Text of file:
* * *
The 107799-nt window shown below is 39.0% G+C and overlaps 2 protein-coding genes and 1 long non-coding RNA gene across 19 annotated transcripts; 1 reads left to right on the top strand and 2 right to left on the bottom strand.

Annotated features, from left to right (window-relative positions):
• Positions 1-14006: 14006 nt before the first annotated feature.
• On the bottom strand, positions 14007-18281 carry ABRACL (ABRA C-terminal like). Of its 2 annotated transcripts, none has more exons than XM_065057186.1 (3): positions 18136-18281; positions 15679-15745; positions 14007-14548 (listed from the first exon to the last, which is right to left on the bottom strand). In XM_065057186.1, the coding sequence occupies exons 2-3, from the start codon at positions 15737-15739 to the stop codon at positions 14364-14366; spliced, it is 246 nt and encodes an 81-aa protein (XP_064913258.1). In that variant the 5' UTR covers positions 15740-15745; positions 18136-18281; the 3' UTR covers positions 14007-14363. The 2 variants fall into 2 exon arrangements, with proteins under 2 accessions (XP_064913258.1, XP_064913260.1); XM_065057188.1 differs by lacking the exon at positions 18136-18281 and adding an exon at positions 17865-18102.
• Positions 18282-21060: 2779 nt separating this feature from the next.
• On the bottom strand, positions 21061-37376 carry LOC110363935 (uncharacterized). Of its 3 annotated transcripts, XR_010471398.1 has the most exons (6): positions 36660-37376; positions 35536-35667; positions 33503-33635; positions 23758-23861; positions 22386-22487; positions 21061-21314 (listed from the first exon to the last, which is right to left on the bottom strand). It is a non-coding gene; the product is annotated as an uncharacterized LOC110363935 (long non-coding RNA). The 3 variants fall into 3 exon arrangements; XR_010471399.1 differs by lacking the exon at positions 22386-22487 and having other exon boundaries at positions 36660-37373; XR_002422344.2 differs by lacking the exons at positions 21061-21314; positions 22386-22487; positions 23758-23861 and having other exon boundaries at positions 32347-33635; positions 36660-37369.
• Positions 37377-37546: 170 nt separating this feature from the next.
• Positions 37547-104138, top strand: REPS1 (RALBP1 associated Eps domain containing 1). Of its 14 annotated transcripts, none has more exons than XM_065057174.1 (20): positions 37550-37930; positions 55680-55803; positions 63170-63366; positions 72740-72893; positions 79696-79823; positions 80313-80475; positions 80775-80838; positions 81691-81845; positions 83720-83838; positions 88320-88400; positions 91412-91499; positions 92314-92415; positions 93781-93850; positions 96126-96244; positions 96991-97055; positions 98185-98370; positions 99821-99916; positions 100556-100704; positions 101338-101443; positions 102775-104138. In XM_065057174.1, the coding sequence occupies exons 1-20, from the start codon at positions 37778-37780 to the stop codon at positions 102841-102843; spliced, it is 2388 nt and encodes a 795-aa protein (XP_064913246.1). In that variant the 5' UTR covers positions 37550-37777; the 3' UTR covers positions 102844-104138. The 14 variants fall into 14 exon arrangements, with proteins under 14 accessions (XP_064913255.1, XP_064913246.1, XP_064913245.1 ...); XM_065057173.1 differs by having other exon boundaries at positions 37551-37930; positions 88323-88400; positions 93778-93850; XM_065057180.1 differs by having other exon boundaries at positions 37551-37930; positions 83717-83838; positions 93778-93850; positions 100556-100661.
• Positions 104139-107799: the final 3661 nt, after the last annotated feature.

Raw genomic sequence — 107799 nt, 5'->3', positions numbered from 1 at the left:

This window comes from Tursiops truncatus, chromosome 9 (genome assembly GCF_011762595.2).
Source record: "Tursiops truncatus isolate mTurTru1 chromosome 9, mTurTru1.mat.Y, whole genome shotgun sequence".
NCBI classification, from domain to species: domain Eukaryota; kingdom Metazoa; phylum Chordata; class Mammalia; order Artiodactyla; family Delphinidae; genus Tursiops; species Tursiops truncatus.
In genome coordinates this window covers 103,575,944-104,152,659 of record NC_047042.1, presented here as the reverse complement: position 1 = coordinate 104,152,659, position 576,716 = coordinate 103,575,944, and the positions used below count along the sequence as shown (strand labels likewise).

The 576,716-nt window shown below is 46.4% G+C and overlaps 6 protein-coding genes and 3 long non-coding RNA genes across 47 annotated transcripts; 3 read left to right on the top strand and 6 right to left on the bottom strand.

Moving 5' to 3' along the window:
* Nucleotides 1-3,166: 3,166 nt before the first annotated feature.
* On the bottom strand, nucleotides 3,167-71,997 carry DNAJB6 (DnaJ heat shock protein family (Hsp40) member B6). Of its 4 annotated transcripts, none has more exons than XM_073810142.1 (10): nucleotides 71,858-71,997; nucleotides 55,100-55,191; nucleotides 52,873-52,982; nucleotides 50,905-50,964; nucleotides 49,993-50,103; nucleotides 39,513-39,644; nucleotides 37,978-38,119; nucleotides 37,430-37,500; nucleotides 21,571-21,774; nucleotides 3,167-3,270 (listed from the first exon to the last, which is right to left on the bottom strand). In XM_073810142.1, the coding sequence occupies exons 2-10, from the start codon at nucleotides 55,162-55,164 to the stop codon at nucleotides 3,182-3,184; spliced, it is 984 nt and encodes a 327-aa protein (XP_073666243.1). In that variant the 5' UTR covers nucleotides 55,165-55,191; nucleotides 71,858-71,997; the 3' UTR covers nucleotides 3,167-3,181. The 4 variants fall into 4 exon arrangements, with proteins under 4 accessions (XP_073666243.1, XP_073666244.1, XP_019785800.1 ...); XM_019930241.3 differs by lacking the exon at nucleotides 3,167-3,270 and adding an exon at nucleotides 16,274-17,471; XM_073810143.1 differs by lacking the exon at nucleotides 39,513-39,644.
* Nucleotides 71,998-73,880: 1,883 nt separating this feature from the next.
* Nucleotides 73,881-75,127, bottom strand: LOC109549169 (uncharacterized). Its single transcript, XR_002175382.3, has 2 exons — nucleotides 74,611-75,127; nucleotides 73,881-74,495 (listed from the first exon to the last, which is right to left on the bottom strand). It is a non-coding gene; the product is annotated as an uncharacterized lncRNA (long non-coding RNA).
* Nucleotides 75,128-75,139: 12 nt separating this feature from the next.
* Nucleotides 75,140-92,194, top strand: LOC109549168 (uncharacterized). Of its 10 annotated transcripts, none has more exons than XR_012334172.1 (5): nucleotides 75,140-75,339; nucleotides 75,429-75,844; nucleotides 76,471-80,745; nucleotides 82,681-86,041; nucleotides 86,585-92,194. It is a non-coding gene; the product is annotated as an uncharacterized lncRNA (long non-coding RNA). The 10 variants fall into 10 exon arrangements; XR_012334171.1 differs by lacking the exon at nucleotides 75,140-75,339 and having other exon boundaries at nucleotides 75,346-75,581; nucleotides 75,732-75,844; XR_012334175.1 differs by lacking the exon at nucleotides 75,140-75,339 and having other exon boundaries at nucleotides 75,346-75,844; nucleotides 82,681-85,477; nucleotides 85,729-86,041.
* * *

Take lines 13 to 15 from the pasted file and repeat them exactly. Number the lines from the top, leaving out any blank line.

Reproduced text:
NCBI classification, from domain to species: domain Eukaryota; kingdom Metazoa; phylum Chordata; class Mammalia; order Artiodactyla; family Delphinidae; genus Tursiops; species Tursiops truncatus.
In genome coordinates this window covers 103,575,944-104,152,659 of record NC_047042.1, presented here as the reverse complement: position 1 = coordinate 104,152,659, position 576,716 = coordinate 103,575,944, and the positions used below count along the sequence as shown (strand labels likewise).

The 576,716-nt window shown below is 46.4% G+C and overlaps 6 protein-coding genes and 3 long non-coding RNA genes across 47 annotated transcripts; 3 read left to right on the top strand and 6 right to left on the bottom strand.